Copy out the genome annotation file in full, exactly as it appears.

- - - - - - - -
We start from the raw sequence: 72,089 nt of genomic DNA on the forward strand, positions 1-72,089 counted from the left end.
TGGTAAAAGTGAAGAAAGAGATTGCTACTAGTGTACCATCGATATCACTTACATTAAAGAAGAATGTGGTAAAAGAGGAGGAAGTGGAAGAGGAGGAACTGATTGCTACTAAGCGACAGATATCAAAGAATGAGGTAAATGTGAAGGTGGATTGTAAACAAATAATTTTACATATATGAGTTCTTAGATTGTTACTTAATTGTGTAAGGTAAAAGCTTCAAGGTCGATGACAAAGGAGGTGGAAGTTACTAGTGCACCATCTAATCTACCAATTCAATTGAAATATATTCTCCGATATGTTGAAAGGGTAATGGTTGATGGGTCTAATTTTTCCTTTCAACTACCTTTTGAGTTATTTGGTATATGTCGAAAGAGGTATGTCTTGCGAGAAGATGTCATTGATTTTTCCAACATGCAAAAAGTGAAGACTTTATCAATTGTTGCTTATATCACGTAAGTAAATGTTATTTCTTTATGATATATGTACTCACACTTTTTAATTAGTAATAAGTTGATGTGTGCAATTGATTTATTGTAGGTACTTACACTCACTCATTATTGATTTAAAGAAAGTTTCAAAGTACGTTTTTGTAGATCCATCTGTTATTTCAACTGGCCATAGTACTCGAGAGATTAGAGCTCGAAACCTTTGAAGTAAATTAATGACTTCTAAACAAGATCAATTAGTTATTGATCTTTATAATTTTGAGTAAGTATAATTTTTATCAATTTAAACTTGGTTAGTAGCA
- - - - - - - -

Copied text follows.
We start from the raw sequence: 72,089 nt of genomic DNA on the forward strand, positions 1-72,089 counted from the left end.
TGGTAAAAGTGAAGAAAGAGATTGCTACTAGTGTACCATCGATATCACTTACATTAAAGAAGAATGTGGTAAAAGAGGAGGAAGTGGAAGAGGAGGAACTGATTGCTACTAAGCGACAGATATCAAAGAATGAGGTAAATGTGAAGGTGGATTGTAAACAAATAATTTTACATATATGAGTTCTTAGATTGTTACTTAATTGTGTAAGGTAAAAGCTTCAAGGTCGATGACAAAGGAGGTGGAAGTTACTAGTGCACCATCTAATCTACCAATTCAATTGAAATATATTCTCCGATATGTTGAAAGGGTAATGGTTGATGGGTCTAATTTTTCCTTTCAACTACCTTTTGAGTTATTTGGTATATGTCGAAAGAGGTATGTCTTGCGAGAAGATGTCATTGATTTTTCCAACATGCAAAAAGTGAAGACTTTATCAATTGTTGCTTATATCACGTAAGTAAATGTTATTTCTTTATGATATATGTACTCACACTTTTTAATTAGTAATAAGTTGATGTGTGCAATTGATTTATTGTAGGTACTTACACTCACTCATTATTGATTTAAAGAAAGTTTCAAAGTACGTTTTTGTAGATCCATCTGTTATTTCAACTGGCCATAGTACTCGAGAGATTAGAGCTCGAAACCTTTGAAGTAAATTAATGACTTCTAAACAAGATCAATTAGTTATTGATCTTTATAATTTTGAGTAAGTATAATTTTTATCAATTTAAACTTGGTTAGTAGCA